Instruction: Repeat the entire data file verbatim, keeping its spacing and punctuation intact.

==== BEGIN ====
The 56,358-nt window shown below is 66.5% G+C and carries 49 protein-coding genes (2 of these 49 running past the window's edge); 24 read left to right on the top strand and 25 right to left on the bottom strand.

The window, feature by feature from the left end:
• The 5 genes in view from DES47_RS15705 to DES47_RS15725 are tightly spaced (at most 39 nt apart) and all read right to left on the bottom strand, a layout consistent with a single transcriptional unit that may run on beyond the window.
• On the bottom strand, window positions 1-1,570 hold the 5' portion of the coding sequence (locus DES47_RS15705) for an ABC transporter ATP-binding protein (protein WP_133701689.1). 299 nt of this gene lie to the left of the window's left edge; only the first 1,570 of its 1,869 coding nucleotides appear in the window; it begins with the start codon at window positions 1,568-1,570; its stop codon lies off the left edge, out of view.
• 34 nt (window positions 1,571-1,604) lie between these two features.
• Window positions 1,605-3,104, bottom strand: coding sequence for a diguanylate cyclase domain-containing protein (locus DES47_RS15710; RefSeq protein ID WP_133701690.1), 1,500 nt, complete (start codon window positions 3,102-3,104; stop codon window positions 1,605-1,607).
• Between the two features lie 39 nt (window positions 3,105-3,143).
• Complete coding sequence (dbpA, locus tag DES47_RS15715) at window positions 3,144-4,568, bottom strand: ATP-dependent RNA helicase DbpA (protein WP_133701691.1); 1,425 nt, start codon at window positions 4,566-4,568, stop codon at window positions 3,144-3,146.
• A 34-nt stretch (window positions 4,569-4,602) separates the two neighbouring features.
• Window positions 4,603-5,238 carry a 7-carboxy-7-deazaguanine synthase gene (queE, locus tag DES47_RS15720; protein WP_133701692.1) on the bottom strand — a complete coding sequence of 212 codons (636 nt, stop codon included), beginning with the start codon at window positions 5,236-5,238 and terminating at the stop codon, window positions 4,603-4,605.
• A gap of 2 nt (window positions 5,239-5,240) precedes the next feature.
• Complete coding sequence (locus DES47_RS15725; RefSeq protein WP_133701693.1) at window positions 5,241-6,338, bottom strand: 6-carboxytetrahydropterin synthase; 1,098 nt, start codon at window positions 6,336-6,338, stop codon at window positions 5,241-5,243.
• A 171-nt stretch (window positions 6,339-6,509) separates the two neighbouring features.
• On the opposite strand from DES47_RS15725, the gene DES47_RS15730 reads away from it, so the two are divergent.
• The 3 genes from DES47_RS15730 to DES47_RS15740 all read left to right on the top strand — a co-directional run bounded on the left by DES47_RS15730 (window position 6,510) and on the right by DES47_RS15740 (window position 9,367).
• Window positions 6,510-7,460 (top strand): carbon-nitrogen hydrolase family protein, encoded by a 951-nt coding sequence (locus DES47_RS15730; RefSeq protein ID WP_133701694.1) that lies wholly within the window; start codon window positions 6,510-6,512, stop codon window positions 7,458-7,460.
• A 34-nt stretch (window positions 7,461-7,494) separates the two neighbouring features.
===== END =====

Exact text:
The 56,358-nt window shown below is 66.5% G+C and carries 49 protein-coding genes (2 of these 49 running past the window's edge); 24 read left to right on the top strand and 25 right to left on the bottom strand.

The window, feature by feature from the left end:
• The 5 genes in view from DES47_RS15705 to DES47_RS15725 are tightly spaced (at most 39 nt apart) and all read right to left on the bottom strand, a layout consistent with a single transcriptional unit that may run on beyond the window.
• On the bottom strand, window positions 1-1,570 hold the 5' portion of the coding sequence (locus DES47_RS15705) for an ABC transporter ATP-binding protein (protein WP_133701689.1). 299 nt of this gene lie to the left of the window's left edge; only the first 1,570 of its 1,869 coding nucleotides appear in the window; it begins with the start codon at window positions 1,568-1,570; its stop codon lies off the left edge, out of view.
• 34 nt (window positions 1,571-1,604) lie between these two features.
• Window positions 1,605-3,104, bottom strand: coding sequence for a diguanylate cyclase domain-containing protein (locus DES47_RS15710; RefSeq protein ID WP_133701690.1), 1,500 nt, complete (start codon window positions 3,102-3,104; stop codon window positions 1,605-1,607).
• Between the two features lie 39 nt (window positions 3,105-3,143).
• Complete coding sequence (dbpA, locus tag DES47_RS15715) at window positions 3,144-4,568, bottom strand: ATP-dependent RNA helicase DbpA (protein WP_133701691.1); 1,425 nt, start codon at window positions 4,566-4,568, stop codon at window positions 3,144-3,146.
• A 34-nt stretch (window positions 4,569-4,602) separates the two neighbouring features.
• Window positions 4,603-5,238 carry a 7-carboxy-7-deazaguanine synthase gene (queE, locus tag DES47_RS15720; protein WP_133701692.1) on the bottom strand — a complete coding sequence of 212 codons (636 nt, stop codon included), beginning with the start codon at window positions 5,236-5,238 and terminating at the stop codon, window positions 4,603-4,605.
• A gap of 2 nt (window positions 5,239-5,240) precedes the next feature.
• Complete coding sequence (locus DES47_RS15725; RefSeq protein WP_133701693.1) at window positions 5,241-6,338, bottom strand: 6-carboxytetrahydropterin synthase; 1,098 nt, start codon at window positions 6,336-6,338, stop codon at window positions 5,241-5,243.
• A 171-nt stretch (window positions 6,339-6,509) separates the two neighbouring features.
• On the opposite strand from DES47_RS15725, the gene DES47_RS15730 reads away from it, so the two are divergent.
• The 3 genes from DES47_RS15730 to DES47_RS15740 all read left to right on the top strand — a co-directional run bounded on the left by DES47_RS15730 (window position 6,510) and on the right by DES47_RS15740 (window position 9,367).
• Window positions 6,510-7,460 (top strand): carbon-nitrogen hydrolase family protein, encoded by a 951-nt coding sequence (locus DES47_RS15730; RefSeq protein ID WP_133701694.1) that lies wholly within the window; start codon window positions 6,510-6,512, stop codon window positions 7,458-7,460.
• A 34-nt stretch (window positions 7,461-7,494) separates the two neighbouring features.